The letter forms are based on Roman Half-Uncial, as interpreted in various continental scripts, with some influence from Insular Half-Uncial.
Because the Italian Renaissance adopted a version of this as their standard typeface, most of the forms are familiar to us today.
|a is become a more curvaceous version of the Uncial a. It looks like our typeface version.
|g has developed a closed bow and a curved tail.
|r has lost its descender and shortened its loop, like a slightly less tipsy version of Half-Uncial r. (The Lindisfarne Gospels use an elegant version of this r, which can be inadvertently mistaken for an n.) Carolingian Minuscule r is recognisably our typeface version.
|There is another type of r, the '2-shaped' version which we will see in later scripts being used after bowed letters. It looks like a R without its downstroke. On this page it is used once (section 5, line 2), after o.
|n is the 'lower-case' version, like the Insular Majuscule and Anglo-Saxon Minuscule n,
|though there is an Insular Majuscule N in section 6, line 9.
|The tall version of s is used, like the alternative s in Insular Majuscule .
A couple of letters are interesting because of their history:
|Y (section 5, line 9) is the smallish, exotic-looking Greek g: here it appears in the Greek word Abyssus, 'deeps'.
|This (section 2, line 1) is a 'tagged e'. It was used to indicate the 'open e' or [e], which had developed phonetically from the Latin diphthong [ae]. This is the letter which was used for Anglo-Saxon æ. The word celum is from Latin caelum, 'sky, heaven'.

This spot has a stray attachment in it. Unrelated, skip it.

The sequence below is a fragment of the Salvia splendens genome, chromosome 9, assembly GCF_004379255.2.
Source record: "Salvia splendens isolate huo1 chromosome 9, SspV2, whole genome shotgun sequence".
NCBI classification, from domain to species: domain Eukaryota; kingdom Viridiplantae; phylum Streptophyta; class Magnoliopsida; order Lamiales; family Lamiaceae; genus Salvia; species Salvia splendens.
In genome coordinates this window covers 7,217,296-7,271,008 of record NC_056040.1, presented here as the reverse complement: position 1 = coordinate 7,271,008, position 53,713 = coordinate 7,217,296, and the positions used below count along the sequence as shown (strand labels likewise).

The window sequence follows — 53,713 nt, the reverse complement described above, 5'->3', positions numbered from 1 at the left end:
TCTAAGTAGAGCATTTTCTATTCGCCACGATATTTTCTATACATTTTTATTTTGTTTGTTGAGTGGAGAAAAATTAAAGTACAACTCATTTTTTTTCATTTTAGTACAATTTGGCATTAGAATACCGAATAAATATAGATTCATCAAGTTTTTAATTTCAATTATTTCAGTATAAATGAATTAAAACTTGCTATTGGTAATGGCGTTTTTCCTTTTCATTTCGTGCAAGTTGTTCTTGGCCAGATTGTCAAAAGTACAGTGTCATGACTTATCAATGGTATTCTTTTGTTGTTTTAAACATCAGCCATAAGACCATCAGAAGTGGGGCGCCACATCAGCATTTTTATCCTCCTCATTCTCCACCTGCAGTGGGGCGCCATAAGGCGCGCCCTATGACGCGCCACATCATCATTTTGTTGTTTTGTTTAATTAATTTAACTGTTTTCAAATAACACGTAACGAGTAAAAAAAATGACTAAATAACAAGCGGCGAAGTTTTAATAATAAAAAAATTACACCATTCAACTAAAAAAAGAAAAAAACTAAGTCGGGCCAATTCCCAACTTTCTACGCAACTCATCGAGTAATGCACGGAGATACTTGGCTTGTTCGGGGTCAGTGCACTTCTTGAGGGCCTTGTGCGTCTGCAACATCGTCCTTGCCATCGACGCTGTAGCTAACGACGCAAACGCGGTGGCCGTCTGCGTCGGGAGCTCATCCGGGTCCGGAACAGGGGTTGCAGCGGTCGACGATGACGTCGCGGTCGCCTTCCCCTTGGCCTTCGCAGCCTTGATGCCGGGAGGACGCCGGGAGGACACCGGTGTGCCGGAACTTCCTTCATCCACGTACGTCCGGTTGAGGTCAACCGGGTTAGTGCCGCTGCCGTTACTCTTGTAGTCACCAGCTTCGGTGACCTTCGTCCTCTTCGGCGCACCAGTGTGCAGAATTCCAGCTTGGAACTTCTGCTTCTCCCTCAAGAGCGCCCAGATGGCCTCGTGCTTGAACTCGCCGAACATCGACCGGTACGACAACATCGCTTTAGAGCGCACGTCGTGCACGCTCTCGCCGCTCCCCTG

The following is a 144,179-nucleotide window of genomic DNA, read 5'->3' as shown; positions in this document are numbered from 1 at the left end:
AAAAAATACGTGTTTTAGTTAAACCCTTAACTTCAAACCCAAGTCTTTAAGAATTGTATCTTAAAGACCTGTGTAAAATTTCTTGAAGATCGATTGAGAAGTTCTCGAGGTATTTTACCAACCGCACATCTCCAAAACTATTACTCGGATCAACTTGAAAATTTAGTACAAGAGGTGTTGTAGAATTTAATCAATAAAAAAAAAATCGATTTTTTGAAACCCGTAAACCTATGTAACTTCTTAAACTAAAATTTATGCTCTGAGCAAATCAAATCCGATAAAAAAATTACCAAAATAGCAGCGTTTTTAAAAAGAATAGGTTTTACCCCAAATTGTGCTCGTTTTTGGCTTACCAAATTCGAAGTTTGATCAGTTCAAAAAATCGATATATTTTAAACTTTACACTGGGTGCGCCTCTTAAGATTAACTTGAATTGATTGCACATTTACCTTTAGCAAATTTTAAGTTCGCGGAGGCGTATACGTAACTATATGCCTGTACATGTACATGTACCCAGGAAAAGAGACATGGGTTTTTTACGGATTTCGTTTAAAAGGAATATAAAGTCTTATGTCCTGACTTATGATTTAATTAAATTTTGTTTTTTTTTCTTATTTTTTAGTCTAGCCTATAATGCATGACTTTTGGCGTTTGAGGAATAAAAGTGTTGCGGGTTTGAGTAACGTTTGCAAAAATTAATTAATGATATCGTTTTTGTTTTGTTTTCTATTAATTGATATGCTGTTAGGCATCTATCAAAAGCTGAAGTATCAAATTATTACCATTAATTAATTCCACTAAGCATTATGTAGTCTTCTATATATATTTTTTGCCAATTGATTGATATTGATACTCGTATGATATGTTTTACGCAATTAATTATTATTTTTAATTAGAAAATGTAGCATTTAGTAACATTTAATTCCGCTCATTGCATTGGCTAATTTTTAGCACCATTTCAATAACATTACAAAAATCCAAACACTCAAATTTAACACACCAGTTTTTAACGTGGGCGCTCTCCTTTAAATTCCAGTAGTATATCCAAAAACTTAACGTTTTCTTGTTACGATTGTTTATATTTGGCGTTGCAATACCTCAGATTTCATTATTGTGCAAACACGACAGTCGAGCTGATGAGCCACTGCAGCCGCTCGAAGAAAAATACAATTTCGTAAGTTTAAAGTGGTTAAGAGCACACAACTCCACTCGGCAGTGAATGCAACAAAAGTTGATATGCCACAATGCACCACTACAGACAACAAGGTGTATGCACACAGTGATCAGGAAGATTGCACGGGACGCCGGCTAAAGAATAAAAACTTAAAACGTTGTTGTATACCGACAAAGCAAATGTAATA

| The scribe writes out the whole word below (section 4, line 8).
There is further evidence in section 1, line 1 that he is confused about this sound. What is it?
There is a restrained use of serifs.
|The tall s has the characteristic triangular bump at head-line height.
|Letters like p begin with a slight triangular serif.
|Letters with short minims like u, m, and n begin with a sideways stroke of the pen, which adds to the generally cursive look of a script where the letters are not in fact conspicuously joined.
|Tall letters are clubbed.
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An even, upright, rounded script. It gives the impression of clarity, and a certain cursive quality.
The script is evenly spaced between the head- and base-line:
Ascenders on d, b , and l, all of which have straight verticals, are as tall again as the body of the text:
Descenders are on the whole not so deep, though p, g, and occasionally q can be the depth of the body of text:
Other letters such as s do not rise as high above the headline; f, and occasionally s descend slightly below:
Verticals are upright and evenly spaced:
The width of the pen strokes is vertical, but the angle of the nib produces thinner lines where the stroke rises up into a curve. This creates an oval effect on bows, and a slanting effect on diagonals:
The aspect ratio of our test letters is:
|o is roughly square
|c is roughly 1:.8
|m is roughly 1:1.6
The generally curved look is due to
|notice the angle of the
cross-stroke on e.
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© MEG TWYCROSS 1998